August 18th, 2016


I do love a good Funeral March

Big names draw big audiences. I'd suggest that I choose concerts primarily on the basis of the works being performed, but I won't suggest that I am immune to the artists performing. I picked this concert out primarily for the Wagner; seeing the West-Eastern Divan Orchestra would be interesting too, but most people seemed to have picked it for Martha Argerich. The Proms queue draws cabbages and kings: somewhere in front of me, a chap whose worldly possessions seem to fit into a 1970s shopping caddy; behind me, some privileged students who were out-competing each other for who had the most exclusive tutoring and/or musical parents. The queue already stretched beyond the base of the steps and onto Prince Consort Road when I arrived, but it was moved up regularly by the stewards. I was several rows back, but just in front of the TV camera that had taken up residence for the evening in the middle of the Arena - in line for the piano.

With Daniel Barenboim conducting, the concert began with Jörg Widmann's overture Con brio, inspired by recognisable fragments from Beethoven's seventh and eighth symphonies. A curious rather than engaging work, but one in which the virtuosity of the orchestra, and the timpani player in particular, were pushed to their limits.

The highlight for most people was Liszt's Piano Concerto No. 1, and I won't deny it was deservedly so. Martha Argerich was carefully in control of yet another virtuosic piece; the piano was clear although the inverse-square law meant it was quieter than I'm used to, but that does highlight how much I take for granted the sound at the front of the Arena. One offbeat aspect of being at the front is that you can sometimes tell, by the music on the stands, whether an orchestral encore is coming up. This isn't the case for soloists, of course; but when the stage hands roll up producing a second piano stool, clearly the game is afoot. Argerich and Barenboim returned to give a piano duet encore: Schubert's Rondo in A, D951.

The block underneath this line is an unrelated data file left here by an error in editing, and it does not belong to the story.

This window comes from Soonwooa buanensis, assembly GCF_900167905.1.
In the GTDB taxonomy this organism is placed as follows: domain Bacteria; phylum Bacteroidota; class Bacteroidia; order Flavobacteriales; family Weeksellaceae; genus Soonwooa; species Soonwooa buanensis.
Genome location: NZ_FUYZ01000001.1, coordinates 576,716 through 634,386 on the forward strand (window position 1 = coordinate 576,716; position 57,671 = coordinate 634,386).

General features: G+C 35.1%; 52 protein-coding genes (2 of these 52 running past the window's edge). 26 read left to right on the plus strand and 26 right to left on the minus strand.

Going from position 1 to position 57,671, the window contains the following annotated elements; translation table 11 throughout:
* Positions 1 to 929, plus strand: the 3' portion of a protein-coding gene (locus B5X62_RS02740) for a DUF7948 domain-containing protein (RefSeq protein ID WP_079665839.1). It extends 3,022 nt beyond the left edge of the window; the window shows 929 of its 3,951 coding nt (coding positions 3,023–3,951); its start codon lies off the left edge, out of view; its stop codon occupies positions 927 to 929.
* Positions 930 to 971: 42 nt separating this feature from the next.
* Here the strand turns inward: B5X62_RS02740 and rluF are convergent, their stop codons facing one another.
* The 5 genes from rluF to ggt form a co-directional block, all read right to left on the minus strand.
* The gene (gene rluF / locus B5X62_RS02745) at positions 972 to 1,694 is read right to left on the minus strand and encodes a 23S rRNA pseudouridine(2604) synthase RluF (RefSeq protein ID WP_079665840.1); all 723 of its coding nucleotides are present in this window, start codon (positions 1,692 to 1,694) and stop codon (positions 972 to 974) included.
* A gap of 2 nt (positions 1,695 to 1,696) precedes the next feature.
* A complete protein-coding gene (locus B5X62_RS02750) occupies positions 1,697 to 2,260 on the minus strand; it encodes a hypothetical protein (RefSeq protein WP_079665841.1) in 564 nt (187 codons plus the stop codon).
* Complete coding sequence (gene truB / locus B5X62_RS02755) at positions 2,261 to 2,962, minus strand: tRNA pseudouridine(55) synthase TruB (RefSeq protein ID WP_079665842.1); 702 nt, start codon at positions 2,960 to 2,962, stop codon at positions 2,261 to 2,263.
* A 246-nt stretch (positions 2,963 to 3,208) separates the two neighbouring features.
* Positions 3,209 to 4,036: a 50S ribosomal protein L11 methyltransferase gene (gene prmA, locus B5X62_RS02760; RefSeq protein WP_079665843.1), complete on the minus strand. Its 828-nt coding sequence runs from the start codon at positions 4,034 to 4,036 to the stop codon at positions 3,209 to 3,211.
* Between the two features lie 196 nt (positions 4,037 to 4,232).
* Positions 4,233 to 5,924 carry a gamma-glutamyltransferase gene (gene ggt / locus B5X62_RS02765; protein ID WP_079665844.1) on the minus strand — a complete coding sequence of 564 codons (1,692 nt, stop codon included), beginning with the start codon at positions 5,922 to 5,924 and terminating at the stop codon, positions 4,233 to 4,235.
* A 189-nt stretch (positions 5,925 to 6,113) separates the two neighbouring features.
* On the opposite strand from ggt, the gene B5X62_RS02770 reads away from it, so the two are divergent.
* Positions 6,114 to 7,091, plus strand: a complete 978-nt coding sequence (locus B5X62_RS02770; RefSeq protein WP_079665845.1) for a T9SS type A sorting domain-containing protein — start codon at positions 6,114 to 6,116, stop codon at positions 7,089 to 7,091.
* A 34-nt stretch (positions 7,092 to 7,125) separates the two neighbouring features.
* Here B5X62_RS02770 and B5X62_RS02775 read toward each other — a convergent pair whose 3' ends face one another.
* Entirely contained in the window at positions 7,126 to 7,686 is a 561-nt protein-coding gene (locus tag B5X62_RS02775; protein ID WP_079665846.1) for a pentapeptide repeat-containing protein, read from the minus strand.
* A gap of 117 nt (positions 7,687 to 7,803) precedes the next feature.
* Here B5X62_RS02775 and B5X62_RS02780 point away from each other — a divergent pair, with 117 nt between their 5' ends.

The second half was all Wagner; so not only were the orchestra demonstrating that Arabs and Israelis can get along together, the Israeli musicians at least were breaking another taboo (for obvious reasons, Wagner was for a long time not performed in Israel, and I understand it's unusual and perhaps frowned upon even now.). But you wouldn't have known that from their professional performance. Starting with apparently the work most often performed in Proms history, the overture to Tannhäuser, they moved on to excerpts from Götterdämmerung - Dawn and Siegfried's Rhine Journey and Funeral March - and finished the advertised programme with another overture, this time Die Meistersinger von Nürnberg.

Barenboim's time-keeping was well off, and the concert had already significantly over-run, but he returned to the stage, microphone in hand. Fortunately he was brief. "We will skip the rest of Act One; we will skip Act Two; here is the prelude to Act Three" - and so, an orchestral encore. Then another encore - the prelude to Act Three of Lohengrin. Although I would have liked the Ride of the Valkyries, it was probably for the best that the orchestra then quickly took their leave. GWR managed to take 50 minutes to get from Paddington to Reading, and there were night-time roadworks on the IDR, so it was a late night indeed by the time I got home.